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Our Modern Iconography - Symbols of our Faith

Our Worship Space features several modern icons written by Br. Robert Lentz, OFM. The icons are symbols of what these remarkable people stood for and represent the values of our faith community.  

You might want to consider praying with these icons, choosing one each day. This form of prayer could have 6 points:

1) What does the icon proclaim (gaze & read)

2) Meditate for 5-10 mins

3) Take note of how you are feeling/reacting to the icon

4) Visualize a scene from the person's life

5) What might you take with you from this time?

6) Offer God an expression of thanks for the time.

 St. Kateri Tekakwitha Of The Iroquois (1656-1680) 

Kateri Tekakwitha was born in the forests of what is now New York State. She was a member of the Mohawk Iroquois nation, the daughter of a chief and a captive Algonquin mother. Orphaned at four, she was raised by her uncle. At 20 she was baptized by a French Jesuit. The following year she left her own village secretly and went to a new Christian Iroquois village near Montreal. She was known for her gentleness, kindness, and good humor. She died before her 24th birthday and was immediately revered by those who had known her holiness. 


In this icon she wears typical Iroquois clothing and a blue blanket from French traders. In her right hand she bears one of the most important symbols of her culture, the tree of peace. By the mid-15th century, blood feuds had almost destroyed her people. A holy man named Dekanawidah appeared, preaching peace and reconciliation. He taught that all people were brothers and sisters and that


differences were better resolved by discussion than war. Through his influence, the five Iroquois tribes formed a unified government and stopped fighting among themselves. The symbol of this vision was a huge tree under which all peoples could find peace. When more people would come, the branches of the tree would simply grow longer. An eagle lived at the top of the tree and warned the people whenever peace was threatened. The tree, like all the earth, rode on the back of a giant turtle's back. Her feast day is July 14.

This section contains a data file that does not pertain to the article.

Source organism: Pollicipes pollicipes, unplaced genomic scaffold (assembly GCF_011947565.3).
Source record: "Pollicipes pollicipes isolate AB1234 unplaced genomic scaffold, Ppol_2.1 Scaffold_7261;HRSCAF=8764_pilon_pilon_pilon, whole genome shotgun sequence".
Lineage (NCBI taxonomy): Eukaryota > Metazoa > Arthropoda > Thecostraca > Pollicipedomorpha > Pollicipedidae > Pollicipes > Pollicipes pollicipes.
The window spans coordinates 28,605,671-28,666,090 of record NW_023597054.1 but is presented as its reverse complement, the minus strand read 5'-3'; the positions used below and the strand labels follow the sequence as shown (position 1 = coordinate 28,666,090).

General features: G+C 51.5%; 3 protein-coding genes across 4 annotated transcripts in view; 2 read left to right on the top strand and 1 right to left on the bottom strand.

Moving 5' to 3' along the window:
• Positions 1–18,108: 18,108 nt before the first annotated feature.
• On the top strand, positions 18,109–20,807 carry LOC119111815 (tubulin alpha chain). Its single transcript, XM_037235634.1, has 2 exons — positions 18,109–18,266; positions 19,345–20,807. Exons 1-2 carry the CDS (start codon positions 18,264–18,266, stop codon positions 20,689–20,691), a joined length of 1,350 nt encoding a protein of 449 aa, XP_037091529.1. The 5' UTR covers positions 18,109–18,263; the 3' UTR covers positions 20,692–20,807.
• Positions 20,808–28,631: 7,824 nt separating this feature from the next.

Harvey Milk of San Francisco

Harvey Milk was the first openly gay person to be elected to high public office in the U.S. He was not a professional politician, but ran for City Supervisor in San Francisco because he felt ordinary people were being pushed aside there by monied interests. "It takes no money to respect the individual," he said. "The people are more important than words." As supervisor he fought consistently for the rights of all of those without a voice. These people included blue-collar workers, the elderly, racial minorities, and gay men and women. Cardinal Juan Fresnos of Chile has said, "Whosoever stands up for human rights stands up for the rights of God." His words are an echo of what Christ has told us He will say at the Last Judgement. "Whatever you did to the least of my brothers and sisters, you did to Me."


Despite all the emphasis Christians put on their sexual ethics, Christ’s one question at the end of time will deal with concrete acts of love and compassion. The day of his election, Harvey tape-